No emphases added - the entire passage is of direct consequence, as you realize if you've been following our correspondence on the potential for employment of algal bio-reactors, to not only clean up the gaseous/aqueous effluents from coal-to-liquids plants, but to provide additional feedstock for those CTL plants, as well.
If you wish to follow up, as we think, of course, you should, the link will lead you to appropriate contact info.

Chemical & Engineering News: Coverstory - Coal: The New Black

We might have sent this article along earlier, but can find no record we did so. It's a somewhat lengthy dissertation, but, we think, well worth the read. We trust the link will function.
A brief, but pertinent, excerpt:

"It isn't only in the U.S. where the environmental implications of coal gasification are a concern. Shenhua's Zhang says the challenge of operating coal-fed facilities in a clean and resource-efficient manner is a top priority for his company. "As long as seven years ago, when I first joined Shenhua and we were planning the first direct liquefaction plant, we challenged ourselves to make a zero-discharge facility," he recalls. "We are very close to zero emissions now."

Shenhua is building its first methanol-to-olefins plant in the inland province of Ningxia, and construction of that project is about one-third completed, Zhang says. Shenhua is building another methanol-to-olefins complex at its coal mines near Baotou in Inner Mongolia that is scheduled to start coming on line at the end of the year. A more advanced, almost completed project is a coal-to-liquid fuels facility that Shenhua is building at its coal mines near the city of Ordos in Inner Mongolia. The plant makes use of a process developed by Shenhua that allows the direct liquefaction of coal into fuels without having to first gasify the coal."

Direct liquefaction might very well minimize the generation of pollutants we have to feed to the algae - presuming you to have seen our earlier dispatches on that topic.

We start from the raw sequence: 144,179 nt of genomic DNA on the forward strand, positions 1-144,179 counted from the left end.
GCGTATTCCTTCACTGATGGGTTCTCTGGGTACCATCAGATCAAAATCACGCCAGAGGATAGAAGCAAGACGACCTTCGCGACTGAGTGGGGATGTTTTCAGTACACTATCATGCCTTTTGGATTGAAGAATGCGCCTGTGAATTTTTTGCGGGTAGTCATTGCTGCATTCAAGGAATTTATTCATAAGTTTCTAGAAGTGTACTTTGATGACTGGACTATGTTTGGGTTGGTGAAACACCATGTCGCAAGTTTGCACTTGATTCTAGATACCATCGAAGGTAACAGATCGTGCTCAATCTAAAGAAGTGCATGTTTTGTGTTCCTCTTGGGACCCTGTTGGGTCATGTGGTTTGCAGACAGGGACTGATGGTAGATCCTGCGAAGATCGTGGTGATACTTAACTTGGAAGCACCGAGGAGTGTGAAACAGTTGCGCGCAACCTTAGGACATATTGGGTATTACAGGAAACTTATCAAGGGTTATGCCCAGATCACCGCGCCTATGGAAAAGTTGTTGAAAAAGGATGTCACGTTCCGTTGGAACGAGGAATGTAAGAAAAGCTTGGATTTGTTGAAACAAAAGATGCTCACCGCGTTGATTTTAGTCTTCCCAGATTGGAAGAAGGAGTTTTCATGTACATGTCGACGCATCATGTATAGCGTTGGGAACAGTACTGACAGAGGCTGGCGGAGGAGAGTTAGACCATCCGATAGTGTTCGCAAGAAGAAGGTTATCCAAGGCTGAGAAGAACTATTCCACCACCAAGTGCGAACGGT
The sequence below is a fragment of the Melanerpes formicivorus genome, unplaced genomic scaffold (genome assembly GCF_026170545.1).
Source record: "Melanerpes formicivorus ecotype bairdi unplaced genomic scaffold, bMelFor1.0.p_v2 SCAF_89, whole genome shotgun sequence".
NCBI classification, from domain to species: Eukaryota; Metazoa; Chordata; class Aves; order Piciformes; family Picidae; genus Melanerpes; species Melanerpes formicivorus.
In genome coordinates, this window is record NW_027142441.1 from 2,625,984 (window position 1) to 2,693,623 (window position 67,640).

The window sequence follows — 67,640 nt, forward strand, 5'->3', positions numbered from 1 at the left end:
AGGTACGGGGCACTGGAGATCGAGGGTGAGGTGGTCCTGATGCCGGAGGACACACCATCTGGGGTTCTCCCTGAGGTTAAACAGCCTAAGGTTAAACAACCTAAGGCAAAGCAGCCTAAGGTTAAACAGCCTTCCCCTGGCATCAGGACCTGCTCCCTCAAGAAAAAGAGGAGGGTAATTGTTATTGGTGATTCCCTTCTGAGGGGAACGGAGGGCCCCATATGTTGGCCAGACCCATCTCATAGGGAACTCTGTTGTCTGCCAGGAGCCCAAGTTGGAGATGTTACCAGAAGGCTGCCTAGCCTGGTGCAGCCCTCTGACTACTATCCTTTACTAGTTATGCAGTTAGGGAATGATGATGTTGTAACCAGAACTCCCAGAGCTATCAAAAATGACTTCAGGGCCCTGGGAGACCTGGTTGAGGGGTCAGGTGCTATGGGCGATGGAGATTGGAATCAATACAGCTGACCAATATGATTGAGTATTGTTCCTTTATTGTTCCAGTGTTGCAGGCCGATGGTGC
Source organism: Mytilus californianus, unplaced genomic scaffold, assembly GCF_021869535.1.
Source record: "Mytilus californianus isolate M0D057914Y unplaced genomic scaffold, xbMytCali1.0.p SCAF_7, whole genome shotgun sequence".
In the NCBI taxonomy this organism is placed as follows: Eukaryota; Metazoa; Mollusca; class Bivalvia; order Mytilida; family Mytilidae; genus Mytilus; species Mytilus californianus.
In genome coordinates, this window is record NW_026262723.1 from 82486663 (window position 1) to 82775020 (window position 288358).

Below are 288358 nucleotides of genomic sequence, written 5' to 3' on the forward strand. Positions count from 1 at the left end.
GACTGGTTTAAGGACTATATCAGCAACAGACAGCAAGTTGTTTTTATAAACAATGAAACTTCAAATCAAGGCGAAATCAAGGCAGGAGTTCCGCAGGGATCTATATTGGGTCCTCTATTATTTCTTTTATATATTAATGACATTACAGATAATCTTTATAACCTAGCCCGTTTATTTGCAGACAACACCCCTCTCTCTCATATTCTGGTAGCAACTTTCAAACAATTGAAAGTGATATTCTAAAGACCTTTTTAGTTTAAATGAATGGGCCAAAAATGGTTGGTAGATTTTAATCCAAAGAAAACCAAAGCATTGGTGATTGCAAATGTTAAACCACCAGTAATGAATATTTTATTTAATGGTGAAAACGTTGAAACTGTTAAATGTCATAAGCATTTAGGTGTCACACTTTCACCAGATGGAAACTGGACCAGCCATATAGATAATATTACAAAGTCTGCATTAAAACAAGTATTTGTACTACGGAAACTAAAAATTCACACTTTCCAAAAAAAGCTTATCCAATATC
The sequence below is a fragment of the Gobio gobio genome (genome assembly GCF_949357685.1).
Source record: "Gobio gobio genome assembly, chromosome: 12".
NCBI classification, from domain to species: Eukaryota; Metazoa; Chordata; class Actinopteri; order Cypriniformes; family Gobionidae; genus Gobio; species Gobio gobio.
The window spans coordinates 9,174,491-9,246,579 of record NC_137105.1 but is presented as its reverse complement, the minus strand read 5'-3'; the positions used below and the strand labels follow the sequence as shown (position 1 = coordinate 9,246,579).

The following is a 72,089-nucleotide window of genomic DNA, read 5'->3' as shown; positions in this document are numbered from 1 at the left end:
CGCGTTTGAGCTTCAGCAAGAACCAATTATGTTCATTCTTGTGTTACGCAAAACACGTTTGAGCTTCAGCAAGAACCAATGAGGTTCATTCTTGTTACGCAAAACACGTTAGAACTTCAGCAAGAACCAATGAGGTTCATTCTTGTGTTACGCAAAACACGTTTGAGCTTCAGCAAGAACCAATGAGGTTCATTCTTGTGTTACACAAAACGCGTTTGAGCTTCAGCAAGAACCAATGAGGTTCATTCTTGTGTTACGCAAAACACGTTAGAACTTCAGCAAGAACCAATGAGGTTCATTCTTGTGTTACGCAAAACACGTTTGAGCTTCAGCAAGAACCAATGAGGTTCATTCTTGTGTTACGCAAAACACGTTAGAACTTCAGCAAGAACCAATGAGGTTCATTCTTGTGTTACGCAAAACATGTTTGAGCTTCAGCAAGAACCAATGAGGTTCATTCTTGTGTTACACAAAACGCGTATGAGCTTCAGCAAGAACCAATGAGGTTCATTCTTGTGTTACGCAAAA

Stewart: Refuting Coal's "Prime Polluter", "Climate Killer" Reputation

With our regrets for belaboring everyone - we're just presuming coal folks' interest in these matters we were exploring with Jamie.
So, y'all get the shotgun. 
In any case, we had earlier suggested that natural processes, primarily volcanism, render similar pollutants generated by coal use inconsequential - not that we shouldn't responsibly tend to them, especially since they might have material value for us.
As a start, we submit the attached:
Talk about pimples on an elephant's butt.
Should the link not open, there is a graph from the USGS which - if we read it correctly - illustrates that just one vent on just one of Hawaii's volcanoes sends more than 2,000 tons per day of SO2 into the atmosphere.
Actually, it might be one complete rift zone - but, still.
One island, one volcano, one rift zone.
Hang on while we compile some other data, data that we can compare to measured emissions from power plants.
And, we will be checking on data from other active areas - such as Iceland and the Phillipines.
As we start adding the numbers up, we believe that all the hyperventilation over all the coal-fired power plants' puffs from a toke on a Camel or Kool - relative to one volcano's burning up a whole Marsh-Wheeling Stogie - will begin to appear humorous. Not that we shouldn't be doing what we can.